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Quantitative trait locus mapping of yield and yield components in canola (Brassica napus L.) under irrigated and rainfed treatments




Heiliger, Annie, author
Byrne, Patrick, advisor
Johnson, Jerry, committee member
McKay, John, committee member

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Rapeseed (Brassica napus L.) is an oilseed crop that has a variety of uses, including applications in industry as well as for food, feed, and fuel. Improved B. napus cultivars with decreased levels of two disease-causing compounds are known commonly as canola or double-low cultivars, and are approved for human and animal consumption in the U.S., Canada, and Europe. Canola is currently grown in the northern U.S. and in several areas of Canada and Europe, but has potential to be grown in other areas of the U.S., including Colorado, either for biodiesel or to be sold in a canola commodity food oil market at the discretion of the seed producer. Additionally, the cake meal left after oil extraction has a high protein concentration and can be added as a supplement to animal feed. In recent years, water availability for crop production in the western U.S. has declined due to competition with non-agricultural water uses, and the increasing demands for water will likely increase with global climate change. Therefore, in order to be sustainable, crops grown in Colorado must be high-yielding with limited or no irrigation inputs, and consequently canola cultivars adapted to the semi-arid climate of Colorado and the U.S. High Plains will need to be drought tolerant. To provide information relevant to improving adaptation of canola to Colorado conditions, a study was conducted with the following objectives: 1) to evaluate yield, yield components, and days to flowering (DTF) in two doubled haploid (DH) canola mapping populations under rainfed and irrigated conditions; 2) to determine relationships among yield and yield components by analyzing trait correlations and to study trait inheritance patterns; 3) to determine areas of the B. napus genome that are implicated in yield and yield component traits under both rainfed and irrigated conditions by quantitative trait locus (QTL) analysis; and 4) to study the sensitivity of yield and yield component traits to drought stress by performing analysis of variance and by performing a QTL analysis on the difference in trait values from the rainfed and irrigated treatments. Two DH canola mapping populations were grown in side-by-side irrigated and rainfed treatments near Fort Collins, Colorado: population SE1 in 2010 (n=183) and population DHYB (n=150) in 2011. DTF, seed yield, and yield-related traits were measured in order to understand relationships among these traits under different water regimes, to study trait heritabilities, and to better understand genotype, treatment, and treatment by genotype interaction effects. QTL mapping was conducted separately for each treatment in each population using R-QTL software to detect additive and epistatic effects. Yield components that were studied included siliques per main inflorescence (SMI), seeds per silique (SS), and thousand seed weight (TSW). Seed coat color was also classified for the DHYB population. Analysis of variance revealed an influence of genotype (P<0.0001) on all traits in both populations, treatment effects on seed yield, SMI, and SS (P<0.05) in the SE1 population, and treatment effects on seed yield, SMI, TSW, and DTF in the DHYB population. Genotype by treatment interactions were significant (P<0.01) for all traits in the SE1 population and for seed yield and TSW (P<0.05) in the DHYB population. In the 2010 study, three DTF QTL were detected that colocated with most of the other QTL, demonstrating the strong influence of flowering time on seed yield and yield components in this population. These QTL explained 73 and 65 percent of phenotypic variance for DTF in the wet and dry treatments, respectively, in a multiple QTL model. Several novel QTL were detected in the 2011 study, including a locus on LG 17 that explained 7.54% of trait variation for seed yield in the dry treatment and a locus on LG 16 that explained 11.41% of seed yield in the wet treatment. A novel QTL for SS was detected on LG 7 in both treatments. Two QTL reported for DTF in the wet treatment on LGs 14 and 18 are novel, as are two QTL for SMI in the dry treatment. Of the yield components studied, SS consistently had the lowest amount of genotype by treatment interaction and direct treatment effects in both populations, as well as high heritability estimates in both populations. SS also correlated positively and significantly (P<0.05) with seed yield in both years of the study. Additionally, the QTL detected for SS in the 2011 study were the same for the wet and dry treatments, indicating QTL stability. It is our conclusion that SS is a good candidate for direct selection in a breeding program, and that he QTL reported for SS could also be useful for marker-assisted selection for improved yields in Colorado.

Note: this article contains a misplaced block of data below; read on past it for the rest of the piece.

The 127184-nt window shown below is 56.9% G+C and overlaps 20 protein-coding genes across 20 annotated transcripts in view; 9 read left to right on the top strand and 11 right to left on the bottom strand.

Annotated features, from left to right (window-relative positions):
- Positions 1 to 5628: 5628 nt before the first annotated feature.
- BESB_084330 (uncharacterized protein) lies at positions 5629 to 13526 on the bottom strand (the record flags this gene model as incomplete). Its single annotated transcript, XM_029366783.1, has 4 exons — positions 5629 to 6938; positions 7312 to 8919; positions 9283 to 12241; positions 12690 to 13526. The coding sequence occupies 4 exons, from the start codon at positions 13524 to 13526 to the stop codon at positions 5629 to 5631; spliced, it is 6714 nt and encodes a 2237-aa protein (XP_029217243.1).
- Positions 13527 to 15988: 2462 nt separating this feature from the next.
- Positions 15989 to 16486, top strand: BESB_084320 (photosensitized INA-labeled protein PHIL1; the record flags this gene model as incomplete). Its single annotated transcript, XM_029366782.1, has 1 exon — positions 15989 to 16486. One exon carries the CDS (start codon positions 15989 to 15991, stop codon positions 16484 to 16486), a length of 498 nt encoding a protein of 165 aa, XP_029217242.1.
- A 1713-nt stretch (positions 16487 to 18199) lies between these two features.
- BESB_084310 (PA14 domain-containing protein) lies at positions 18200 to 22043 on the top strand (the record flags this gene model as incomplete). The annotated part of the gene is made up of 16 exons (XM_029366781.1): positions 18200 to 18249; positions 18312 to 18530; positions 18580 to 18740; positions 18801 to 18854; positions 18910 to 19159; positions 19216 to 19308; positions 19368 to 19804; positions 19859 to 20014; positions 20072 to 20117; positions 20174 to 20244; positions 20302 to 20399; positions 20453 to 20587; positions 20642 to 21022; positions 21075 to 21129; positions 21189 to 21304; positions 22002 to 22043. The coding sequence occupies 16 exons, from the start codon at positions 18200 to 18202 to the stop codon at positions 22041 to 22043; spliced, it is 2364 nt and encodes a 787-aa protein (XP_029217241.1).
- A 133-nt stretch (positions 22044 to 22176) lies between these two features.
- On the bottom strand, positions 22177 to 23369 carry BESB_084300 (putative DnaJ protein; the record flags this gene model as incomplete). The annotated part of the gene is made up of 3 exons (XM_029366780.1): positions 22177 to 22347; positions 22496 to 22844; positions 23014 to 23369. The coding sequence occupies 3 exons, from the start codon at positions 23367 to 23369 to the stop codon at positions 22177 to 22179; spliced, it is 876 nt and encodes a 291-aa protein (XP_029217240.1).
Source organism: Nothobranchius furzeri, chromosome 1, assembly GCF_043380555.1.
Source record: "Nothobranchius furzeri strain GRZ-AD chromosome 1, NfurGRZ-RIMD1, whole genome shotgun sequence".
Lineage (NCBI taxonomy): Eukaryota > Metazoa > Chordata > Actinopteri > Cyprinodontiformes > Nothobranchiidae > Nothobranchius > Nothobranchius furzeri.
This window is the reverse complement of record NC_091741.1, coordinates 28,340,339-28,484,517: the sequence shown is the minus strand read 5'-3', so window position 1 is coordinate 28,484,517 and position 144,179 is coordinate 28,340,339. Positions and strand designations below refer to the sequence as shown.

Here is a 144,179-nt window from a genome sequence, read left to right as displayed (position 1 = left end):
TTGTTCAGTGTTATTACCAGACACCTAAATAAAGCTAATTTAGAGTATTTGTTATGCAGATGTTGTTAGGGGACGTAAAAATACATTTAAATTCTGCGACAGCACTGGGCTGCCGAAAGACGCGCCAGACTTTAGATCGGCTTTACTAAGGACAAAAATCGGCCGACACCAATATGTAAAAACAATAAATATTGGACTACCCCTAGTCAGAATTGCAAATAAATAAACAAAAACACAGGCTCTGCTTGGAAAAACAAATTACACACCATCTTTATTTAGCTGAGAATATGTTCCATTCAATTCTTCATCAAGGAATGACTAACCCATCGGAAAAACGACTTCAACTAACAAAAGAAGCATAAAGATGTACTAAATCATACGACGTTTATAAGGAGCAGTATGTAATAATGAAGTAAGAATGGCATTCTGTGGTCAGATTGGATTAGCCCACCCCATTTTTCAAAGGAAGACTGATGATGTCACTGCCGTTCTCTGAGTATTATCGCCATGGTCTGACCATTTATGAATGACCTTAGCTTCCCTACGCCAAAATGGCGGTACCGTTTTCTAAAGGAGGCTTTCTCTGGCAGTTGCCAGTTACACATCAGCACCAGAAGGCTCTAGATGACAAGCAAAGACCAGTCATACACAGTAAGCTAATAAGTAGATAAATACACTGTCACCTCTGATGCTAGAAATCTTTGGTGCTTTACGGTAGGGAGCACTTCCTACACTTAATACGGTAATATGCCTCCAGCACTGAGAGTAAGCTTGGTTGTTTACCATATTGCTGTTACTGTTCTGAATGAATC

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seed yield
quantitative trait loci


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